A file photo of an RCMP dog. (Campbell River RCMP photo)

A file photo of an RCMP dog. (Campbell River RCMP photo)

Lawsuit claims Kelowna man suffered ‘vicious’ attack by RCMP dog, handler

Fernando Verde claims he was resuscitated at the hospital and needed emergency surgery following the attack

A man who was taken to hospital in August after a run-in with a police dog is claiming he required emergency surgery as a result of the “vicious” attack, which is also being investigated by B.C.’s Independent Investigations Office.

In a lawsuit filed last week, Fernando Verde says he was walking in Rutland on Aug. 1, when he spotted an e-bike that was recently stolen from his friend. Verde claims the bike was in the presence of a notorious Kelowna bike thief known as “Bike Mike.” Upon instruction from his friend, Verde hopped on the bike and rode away from the gas station.

Unbeknownst to him, he was being followed by RCMP.

Verde rode his bike towards the Okanagan Rail Trail, where he eventually came into contact with Const. Reginald Sahay and his RCMP canine.

READ MORE: BC RCMP notify IIO BC of incident involving police dog in Kelowna

READ MORE: Charges recommended for Mountie investigated in Kelowna shooting

Verde alleges that as soon as Sahay saw him, he instructed the dog to attack him. The dog knocked Verde off the bike and once he hit the ground, the suit claims Sahay instructed the dog to continue the attack.

“While the dog was mauling the plaintiff, Sahay was punching and kicking the plaintiff in his head and ribs at the same time,” reads the suit.

Other officers arrived at the scene and despite what Verde claims were “obvious” injuries in need of dire medical attention, nobody called for an ambulance immediately.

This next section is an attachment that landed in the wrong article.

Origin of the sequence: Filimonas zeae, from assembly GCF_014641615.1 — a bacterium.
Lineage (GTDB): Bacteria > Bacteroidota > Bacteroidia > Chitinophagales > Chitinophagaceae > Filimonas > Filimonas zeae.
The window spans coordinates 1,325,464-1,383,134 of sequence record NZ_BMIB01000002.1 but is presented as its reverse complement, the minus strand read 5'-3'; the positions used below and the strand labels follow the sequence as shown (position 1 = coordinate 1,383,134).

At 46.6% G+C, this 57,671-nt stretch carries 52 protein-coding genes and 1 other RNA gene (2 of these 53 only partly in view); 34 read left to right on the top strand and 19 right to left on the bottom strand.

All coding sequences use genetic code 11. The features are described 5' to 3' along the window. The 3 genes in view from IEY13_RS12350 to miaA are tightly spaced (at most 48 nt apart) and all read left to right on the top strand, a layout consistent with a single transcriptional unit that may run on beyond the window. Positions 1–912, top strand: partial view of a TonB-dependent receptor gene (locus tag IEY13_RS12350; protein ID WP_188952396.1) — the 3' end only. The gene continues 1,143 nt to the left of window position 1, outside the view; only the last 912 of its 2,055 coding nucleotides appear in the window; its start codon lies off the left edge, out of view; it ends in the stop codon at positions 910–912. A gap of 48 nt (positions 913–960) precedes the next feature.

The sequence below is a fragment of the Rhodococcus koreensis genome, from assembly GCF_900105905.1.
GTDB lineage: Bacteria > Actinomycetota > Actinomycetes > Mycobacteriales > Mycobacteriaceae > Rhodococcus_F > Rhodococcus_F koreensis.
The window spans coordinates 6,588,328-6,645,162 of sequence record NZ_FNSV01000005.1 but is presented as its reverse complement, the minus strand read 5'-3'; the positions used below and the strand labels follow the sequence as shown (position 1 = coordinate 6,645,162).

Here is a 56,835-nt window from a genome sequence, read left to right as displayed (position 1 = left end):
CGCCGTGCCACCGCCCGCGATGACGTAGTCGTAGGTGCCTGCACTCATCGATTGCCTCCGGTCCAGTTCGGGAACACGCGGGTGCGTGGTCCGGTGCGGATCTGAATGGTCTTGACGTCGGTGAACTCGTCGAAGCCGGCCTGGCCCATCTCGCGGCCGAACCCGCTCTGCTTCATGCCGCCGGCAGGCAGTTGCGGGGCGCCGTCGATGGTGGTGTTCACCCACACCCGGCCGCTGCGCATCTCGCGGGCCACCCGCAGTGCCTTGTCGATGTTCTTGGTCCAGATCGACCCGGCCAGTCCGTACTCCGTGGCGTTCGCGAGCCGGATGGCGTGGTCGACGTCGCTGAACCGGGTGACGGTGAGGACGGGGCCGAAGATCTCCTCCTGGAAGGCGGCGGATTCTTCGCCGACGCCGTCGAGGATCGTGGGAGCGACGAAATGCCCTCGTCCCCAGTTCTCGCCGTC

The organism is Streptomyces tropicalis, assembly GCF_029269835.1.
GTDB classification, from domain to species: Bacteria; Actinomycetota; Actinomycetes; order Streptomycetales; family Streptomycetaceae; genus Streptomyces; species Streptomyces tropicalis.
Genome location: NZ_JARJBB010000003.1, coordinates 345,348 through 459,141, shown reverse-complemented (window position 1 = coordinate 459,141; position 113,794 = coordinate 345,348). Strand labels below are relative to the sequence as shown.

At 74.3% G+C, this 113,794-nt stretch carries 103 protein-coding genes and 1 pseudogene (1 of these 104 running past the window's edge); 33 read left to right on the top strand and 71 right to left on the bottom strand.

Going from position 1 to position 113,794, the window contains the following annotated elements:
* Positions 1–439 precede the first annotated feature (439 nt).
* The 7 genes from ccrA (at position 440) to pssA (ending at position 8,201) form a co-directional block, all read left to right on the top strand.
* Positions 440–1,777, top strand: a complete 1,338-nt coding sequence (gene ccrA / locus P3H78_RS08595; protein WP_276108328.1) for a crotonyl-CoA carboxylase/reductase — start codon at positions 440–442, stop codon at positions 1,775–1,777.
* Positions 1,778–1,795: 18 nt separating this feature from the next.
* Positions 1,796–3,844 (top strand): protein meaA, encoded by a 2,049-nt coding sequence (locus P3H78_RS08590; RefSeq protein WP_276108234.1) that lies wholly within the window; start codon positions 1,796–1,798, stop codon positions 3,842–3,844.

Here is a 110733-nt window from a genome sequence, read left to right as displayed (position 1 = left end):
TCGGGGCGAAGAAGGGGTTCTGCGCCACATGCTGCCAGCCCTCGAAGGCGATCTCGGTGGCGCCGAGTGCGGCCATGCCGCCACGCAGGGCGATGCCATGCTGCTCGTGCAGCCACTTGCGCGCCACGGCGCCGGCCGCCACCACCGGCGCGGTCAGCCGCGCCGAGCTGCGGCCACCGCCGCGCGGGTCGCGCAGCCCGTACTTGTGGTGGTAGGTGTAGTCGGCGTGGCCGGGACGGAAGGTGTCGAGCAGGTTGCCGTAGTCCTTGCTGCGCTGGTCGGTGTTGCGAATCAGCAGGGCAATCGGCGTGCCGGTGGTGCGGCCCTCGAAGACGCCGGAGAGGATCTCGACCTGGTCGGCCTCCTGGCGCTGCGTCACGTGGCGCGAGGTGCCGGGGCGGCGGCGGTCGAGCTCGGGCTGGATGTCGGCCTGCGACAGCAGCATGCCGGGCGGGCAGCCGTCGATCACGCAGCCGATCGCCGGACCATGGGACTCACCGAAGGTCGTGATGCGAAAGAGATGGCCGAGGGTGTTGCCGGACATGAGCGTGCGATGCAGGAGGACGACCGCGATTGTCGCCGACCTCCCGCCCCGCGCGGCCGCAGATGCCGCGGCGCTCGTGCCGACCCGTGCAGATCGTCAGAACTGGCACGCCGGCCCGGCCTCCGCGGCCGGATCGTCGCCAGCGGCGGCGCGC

Eventually, an ambulance was called and Verde was transported to Kelowna General Hospital (KGH). The suit claims he suffered multiple dog bites and lost a lot of blood as a result of the attack.

“The plaintiff’s injuries were so severe that he lost consciousness and had to be resuscitated at KGH and had emergency surgery to repair his left superficial femoral artery,” the suit claims.

“The plaintiff was kept at KGH for intravenous antibiotic therapy and aggressive wound care.”

Verde has a long criminal record related to property crime offences, but the suit claims he was not charged following this incident.

The suit names Sahay, an RCMP member solely identified as Const. Davidson who the suit alleges allowed the attack to happen by not intervening, the Attorney General of Canada and the B.C. Minister of Public Safety.

“Sahay’s actions were deliberate, flagrant and outrageous as he instructed the dog to attack and maul the plaintiff, while at the same time punching and kicking the plaintiff’s head and ribs,” the claim states.

“Davidson’s actions were intentional and calculated as she made no attempts to stop the dog or Sahay from continuing their assault on the plaintiff.”

None of the claims have been tested in court and none of the defendants have yet issued a response to the notice of claim.

Do you have something to add to this story, or something else we should report on? Email: michael.rodriguez@kelownacapnews.com


@michaelrdrguez
Like us on Facebook and follow us on Twitter.

dog attackRCMP harassment lawsuit

Just Posted

A young couple walks through the Othello Tunnels just outside of Hope. (Jessica Peters/Black Press)
Hope’s Othello Tunnels fully open to the public

Geological testing proved the area safe enough to open for the first time in more than a year

The Abbotsford International Airshow is back for 2021 with the ‘SkyDrive’ concept.
Abbotsford International Airshow returns for 2021 with ‘SkyDrive’

New format features a drive-in movie type experience, show set for Aug. 6 to 8